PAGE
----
Disruption of hippocampus-regulated behavioural and cognitive processes by heterozygous constitutive deletion of SynGAP

Mary Muhia, Kay Yan Benjamin Yee, Joram Feldon, Foivos Markopoulos, Irene Knuesel

Research output: Journal article publicationJournal articleAcademic researchpeer-review

47 Citations (Scopus)

Abstract

The brain-specific Ras/Rap-GTPase activating protein (SynGAP) is a prime candidate linking N-methyl-d-aspartate receptors to the regulation of the ERK/MAP kinase signalling cascade, suggested to be essential for experience-dependent synaptic plasticity. Here, we evaluated the behavioural phenotype of SynGAP heterozygous knockout mice (SG+/-), expressing roughly half the normal levels of SynGAP. In the cognitive domain, SG +/- mice demonstrated severe working and reference memory deficits in the radial arm maze task, a mild impairment early in the transfer test of the water maze task, and a deficiency in spontaneous alternation in an elevated T-maze. In the non-cognitive domain, SG+/- mice were hyperactive in the open field and appeared less anxious in the elevated plus maze test. In contrast, object recognition memory performance was not impaired in SG +/- mice. The reduction in SynGAP thus resulted in multiple behavioural traits suggestive of aberrant cognitive and non-cognitive processes normally mediated by the hippocampus. Immunohistochemical evaluation further revealed a significant reduction in calbindin-positive interneurons in the hippocampus and doublecortin-positive neurons in the dentate gyrus of adult SG+/- mice. Heterozygous constitutive deletion of SynGAP is therefore associated with notable behavioural as well as morphological phenotypes indicative of hippocampal dysfunction. Any suggestion of a possible causal link between them however remains a matter for further investigation.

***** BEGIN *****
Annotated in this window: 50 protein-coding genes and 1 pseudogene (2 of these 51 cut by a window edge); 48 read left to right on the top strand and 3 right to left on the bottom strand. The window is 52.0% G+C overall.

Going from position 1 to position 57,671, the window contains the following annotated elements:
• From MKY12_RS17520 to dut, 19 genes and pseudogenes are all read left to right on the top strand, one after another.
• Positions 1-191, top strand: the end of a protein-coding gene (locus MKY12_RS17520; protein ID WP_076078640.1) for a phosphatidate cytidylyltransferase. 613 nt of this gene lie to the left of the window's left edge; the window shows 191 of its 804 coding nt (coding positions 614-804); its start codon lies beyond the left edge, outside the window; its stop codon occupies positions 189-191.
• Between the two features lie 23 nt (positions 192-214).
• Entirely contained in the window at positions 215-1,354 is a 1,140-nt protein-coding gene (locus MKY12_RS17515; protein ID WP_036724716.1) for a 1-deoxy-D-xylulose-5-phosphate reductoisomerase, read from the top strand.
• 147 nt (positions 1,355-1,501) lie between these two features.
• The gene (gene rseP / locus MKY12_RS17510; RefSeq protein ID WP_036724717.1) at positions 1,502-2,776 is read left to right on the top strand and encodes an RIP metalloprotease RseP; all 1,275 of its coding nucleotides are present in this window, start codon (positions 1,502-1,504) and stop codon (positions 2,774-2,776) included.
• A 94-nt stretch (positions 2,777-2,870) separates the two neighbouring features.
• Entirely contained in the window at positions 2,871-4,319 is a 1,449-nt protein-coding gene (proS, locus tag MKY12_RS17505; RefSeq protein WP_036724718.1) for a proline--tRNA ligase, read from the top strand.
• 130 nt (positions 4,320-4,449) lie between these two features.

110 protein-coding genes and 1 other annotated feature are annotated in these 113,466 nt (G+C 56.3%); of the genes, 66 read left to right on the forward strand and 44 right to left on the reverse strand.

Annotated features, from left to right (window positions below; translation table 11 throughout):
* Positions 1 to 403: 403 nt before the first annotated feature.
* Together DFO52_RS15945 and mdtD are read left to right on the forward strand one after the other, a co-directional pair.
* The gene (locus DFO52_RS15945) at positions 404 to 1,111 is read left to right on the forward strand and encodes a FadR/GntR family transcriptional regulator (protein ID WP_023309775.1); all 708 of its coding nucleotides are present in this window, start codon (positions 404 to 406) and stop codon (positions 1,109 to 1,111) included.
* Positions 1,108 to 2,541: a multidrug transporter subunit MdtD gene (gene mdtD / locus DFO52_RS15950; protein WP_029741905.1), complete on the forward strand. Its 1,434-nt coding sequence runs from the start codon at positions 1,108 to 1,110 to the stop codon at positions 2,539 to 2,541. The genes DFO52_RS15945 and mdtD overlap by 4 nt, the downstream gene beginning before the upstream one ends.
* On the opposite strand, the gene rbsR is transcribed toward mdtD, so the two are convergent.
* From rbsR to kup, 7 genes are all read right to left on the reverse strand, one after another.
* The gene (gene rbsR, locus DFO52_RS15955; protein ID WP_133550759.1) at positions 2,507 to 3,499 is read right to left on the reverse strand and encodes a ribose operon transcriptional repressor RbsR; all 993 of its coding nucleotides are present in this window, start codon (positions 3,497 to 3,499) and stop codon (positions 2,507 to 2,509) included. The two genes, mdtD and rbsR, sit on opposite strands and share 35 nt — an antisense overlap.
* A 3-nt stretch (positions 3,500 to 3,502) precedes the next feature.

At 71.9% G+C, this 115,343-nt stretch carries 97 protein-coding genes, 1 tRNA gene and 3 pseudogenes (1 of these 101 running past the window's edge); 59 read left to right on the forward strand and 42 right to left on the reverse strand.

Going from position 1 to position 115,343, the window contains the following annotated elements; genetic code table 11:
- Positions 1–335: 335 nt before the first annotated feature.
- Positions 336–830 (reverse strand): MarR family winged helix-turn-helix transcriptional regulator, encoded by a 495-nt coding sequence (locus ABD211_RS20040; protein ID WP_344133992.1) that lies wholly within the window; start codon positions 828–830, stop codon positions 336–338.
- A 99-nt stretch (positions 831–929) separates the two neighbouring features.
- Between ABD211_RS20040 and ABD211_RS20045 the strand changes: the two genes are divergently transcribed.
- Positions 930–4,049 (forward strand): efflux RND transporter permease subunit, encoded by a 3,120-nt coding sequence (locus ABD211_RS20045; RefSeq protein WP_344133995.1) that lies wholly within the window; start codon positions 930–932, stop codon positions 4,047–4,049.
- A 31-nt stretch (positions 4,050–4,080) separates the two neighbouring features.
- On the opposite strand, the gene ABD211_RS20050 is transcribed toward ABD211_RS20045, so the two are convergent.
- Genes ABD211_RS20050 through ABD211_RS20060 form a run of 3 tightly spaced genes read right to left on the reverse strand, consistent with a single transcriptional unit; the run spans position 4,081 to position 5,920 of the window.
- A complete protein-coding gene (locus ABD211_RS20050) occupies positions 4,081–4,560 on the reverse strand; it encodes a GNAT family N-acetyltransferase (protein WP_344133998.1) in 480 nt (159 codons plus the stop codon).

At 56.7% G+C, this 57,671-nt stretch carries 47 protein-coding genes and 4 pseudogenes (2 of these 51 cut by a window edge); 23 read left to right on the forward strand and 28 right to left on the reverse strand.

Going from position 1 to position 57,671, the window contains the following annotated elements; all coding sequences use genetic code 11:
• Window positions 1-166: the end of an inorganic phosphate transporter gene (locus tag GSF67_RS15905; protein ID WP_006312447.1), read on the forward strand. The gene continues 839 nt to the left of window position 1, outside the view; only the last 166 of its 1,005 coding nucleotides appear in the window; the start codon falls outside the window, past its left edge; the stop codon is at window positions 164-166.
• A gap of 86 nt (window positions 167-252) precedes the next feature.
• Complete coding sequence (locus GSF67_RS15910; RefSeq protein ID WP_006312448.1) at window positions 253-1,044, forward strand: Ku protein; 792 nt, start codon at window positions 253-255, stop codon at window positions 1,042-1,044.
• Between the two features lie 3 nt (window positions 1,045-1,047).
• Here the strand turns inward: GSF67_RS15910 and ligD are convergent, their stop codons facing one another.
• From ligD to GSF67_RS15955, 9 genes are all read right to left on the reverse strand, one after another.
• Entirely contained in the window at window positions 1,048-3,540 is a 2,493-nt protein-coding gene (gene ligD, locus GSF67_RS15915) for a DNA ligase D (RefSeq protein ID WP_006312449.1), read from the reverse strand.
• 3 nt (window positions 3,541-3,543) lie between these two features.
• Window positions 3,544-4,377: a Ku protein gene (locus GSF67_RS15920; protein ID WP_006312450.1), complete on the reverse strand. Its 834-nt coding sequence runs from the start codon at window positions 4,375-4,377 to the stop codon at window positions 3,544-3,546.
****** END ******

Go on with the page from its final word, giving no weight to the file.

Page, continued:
Original languageEnglish
Pages (from-to)529-543
Number of pages15
JournalEuropean Journal of Neuroscience
Volume31
Issue number3
DOIs
Publication statusPublished - 1 Feb 2010
Externally publishedYes

Keywords

  • Activity
  • Anxiety
  • NMDA receptor
  • Reference memory
  • Working memory

ASJC Scopus subject areas

  • Neuroscience(all)

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